Pollution takes many forms and threatens sea turtles in insidious ways. Turtles looking for food mistakenly ingest plastic debris. Agricultural runoff and chemical contaminants in coastal waters make turtles more susceptible to disease. Light and noise pollution drive turtles away from critical foraging and nesting habitats.

© Brian Skerry | BrianSkerry.com

In the ocean currents where sea turtles search for food, degraded plastic particles are now more prevalent than zooplankton. Sea turtles often swallow plastic debris, which can block digestive tracts and cause them to starve to death. Leatherbacks confuse plastic shopping bags for jellyfish, a deadly mistake. Turtles can also become entangled in ghost nets and lines, fishing gear lost or discarded in the ocean by fishermen.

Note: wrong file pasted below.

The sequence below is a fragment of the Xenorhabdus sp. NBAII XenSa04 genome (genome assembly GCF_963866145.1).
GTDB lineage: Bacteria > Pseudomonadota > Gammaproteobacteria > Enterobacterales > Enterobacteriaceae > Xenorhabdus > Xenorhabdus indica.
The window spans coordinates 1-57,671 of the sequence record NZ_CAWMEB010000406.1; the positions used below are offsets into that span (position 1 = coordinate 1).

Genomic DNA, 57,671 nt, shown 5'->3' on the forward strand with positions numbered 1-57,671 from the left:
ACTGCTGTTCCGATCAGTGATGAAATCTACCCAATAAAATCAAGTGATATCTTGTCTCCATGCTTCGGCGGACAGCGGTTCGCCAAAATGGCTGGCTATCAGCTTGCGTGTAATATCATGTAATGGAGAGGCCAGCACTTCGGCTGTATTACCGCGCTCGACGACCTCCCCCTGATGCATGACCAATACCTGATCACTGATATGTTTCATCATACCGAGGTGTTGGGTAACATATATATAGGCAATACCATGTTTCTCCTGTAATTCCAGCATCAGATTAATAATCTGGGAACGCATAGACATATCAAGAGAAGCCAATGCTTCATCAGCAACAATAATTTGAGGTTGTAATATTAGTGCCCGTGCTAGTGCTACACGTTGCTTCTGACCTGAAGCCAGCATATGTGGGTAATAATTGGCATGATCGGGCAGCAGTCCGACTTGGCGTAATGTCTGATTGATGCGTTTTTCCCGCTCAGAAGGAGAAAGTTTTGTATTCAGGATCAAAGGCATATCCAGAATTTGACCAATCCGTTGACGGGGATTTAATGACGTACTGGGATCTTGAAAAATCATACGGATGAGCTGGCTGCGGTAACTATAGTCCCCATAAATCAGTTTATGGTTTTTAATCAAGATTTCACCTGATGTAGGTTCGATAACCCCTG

F. Paladino 2009

C. Díaz-Chuquisengo 2013

Oil spills and chemical contamination of waterways can cause respiratory inflammation, gastrointestinal ulceration, organ damage and reproductive failure in sea turtles. 

Turtles exposed to high levels of nitrogen from agricultural runoff and discharged sewage suffer from increased rates of fibropapillomatosis, a condition characterized by development of internal and external tumors that can ultimately lead to death. 

Bacterial contamination of sand at nesting beaches prevents eggs from developing and can infect adult turtles.

© Britt Basel | BrittBaselphoto.com

Noise and light pollution also negatively impact sea turtles. Unfiltered lights in coastal areas disorient hatchlings and deter adult turtles from nesting. Persistent and abrupt low-frequency noise, including seismic tests for energy exploration, disturbs turtles and may even damage their hearing.